I recently joined the Chown lab in 2017, after moving to Australia from the USA where I spent several years conducting field-based, conservation-oriented ecological research in a variety of natural communities ranging from subtropical forest to desert. Broadly speaking, my main interest is examining how anthropogenic disturbance and environmental change influence the structure and composition of plant and animal communities. I am particularly interested in science with direct applicability to biodiversity management as well as the intersection of nature conservation with sustainable development in developing regions.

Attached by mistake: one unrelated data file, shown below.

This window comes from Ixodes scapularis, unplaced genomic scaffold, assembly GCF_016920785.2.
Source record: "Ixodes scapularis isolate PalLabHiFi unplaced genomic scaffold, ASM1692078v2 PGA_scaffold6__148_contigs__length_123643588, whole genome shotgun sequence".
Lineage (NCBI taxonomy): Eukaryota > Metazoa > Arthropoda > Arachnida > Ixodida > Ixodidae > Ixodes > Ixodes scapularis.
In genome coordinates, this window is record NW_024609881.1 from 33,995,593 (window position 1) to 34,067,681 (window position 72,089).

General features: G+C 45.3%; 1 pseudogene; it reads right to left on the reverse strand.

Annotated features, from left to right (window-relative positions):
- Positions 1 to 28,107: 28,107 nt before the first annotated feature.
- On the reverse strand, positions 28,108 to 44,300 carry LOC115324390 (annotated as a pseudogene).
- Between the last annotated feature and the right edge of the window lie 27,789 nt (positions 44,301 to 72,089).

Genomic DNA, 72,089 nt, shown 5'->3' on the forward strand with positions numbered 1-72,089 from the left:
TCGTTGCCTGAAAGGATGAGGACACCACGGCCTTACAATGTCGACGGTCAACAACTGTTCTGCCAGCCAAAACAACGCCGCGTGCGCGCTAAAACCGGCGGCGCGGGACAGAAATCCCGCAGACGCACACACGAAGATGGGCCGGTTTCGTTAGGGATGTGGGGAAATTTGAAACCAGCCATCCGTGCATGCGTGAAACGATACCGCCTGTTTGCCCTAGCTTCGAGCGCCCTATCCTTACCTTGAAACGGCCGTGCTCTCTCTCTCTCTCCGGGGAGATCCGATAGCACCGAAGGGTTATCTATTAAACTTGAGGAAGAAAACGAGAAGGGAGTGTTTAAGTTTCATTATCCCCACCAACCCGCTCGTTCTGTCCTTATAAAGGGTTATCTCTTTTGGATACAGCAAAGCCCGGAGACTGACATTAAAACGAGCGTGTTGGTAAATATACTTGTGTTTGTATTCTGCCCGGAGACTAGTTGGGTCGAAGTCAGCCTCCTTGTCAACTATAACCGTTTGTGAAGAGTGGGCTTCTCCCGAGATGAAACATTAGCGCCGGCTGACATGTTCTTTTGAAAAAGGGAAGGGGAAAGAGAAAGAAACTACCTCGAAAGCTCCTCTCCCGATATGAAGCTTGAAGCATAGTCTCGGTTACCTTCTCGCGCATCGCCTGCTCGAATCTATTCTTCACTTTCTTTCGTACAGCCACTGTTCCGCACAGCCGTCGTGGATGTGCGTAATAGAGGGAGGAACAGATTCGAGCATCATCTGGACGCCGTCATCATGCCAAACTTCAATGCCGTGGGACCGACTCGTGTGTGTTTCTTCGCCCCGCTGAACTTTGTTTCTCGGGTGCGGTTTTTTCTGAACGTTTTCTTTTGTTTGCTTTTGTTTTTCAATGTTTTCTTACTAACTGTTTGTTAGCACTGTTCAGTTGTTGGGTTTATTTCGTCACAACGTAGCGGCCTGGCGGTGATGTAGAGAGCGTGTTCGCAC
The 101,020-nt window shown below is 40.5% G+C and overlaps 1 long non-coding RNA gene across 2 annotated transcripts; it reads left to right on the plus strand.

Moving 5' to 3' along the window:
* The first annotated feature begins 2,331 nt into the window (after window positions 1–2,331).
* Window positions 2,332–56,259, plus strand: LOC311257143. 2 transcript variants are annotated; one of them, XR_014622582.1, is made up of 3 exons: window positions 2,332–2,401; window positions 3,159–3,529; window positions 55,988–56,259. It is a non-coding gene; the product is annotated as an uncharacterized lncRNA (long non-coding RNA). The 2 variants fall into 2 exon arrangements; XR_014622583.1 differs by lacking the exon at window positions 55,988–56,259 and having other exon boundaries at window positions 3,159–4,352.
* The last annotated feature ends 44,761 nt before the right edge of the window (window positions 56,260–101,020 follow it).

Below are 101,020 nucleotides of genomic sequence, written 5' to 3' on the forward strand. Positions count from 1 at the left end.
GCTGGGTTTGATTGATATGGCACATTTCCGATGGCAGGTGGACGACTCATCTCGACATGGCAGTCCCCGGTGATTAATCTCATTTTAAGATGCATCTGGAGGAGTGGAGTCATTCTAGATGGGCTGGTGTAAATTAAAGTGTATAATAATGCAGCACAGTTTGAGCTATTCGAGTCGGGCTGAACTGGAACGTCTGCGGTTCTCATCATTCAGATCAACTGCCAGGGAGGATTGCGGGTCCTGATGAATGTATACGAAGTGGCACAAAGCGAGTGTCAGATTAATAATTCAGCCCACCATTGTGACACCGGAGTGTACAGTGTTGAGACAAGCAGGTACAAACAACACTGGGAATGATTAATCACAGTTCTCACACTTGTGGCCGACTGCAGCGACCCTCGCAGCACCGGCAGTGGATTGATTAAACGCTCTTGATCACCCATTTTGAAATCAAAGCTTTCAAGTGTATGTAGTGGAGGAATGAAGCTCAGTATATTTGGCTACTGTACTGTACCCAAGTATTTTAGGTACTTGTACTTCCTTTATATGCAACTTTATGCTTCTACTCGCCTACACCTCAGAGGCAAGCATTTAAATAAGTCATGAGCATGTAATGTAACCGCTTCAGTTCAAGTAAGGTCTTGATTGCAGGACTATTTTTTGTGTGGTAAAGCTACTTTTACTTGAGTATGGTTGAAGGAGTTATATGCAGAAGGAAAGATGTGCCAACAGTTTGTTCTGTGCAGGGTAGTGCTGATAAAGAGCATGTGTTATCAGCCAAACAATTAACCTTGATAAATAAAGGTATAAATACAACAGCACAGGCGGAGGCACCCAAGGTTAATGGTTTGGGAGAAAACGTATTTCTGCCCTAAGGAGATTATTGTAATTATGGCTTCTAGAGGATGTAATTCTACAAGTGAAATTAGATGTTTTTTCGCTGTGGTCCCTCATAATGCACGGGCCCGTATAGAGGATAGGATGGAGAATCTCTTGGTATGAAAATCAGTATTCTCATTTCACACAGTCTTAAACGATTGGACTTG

From 2009-2015, I served as Field Director for the Kirtland’s Warbler Research and Training Project, a collaboration involving the USDA Forest Service International Programs, The Nature Conservancy, and The Bahamas National Trust. This project aimed to improve understanding of the winter ecology of the US federally endangered Kirtland’s Warbler, investigate socioeconomically viable methods for managing this migratory bird’s winter habitat in The Bahamas, and increase conservation capacity in The Bahamas through education and community outreach.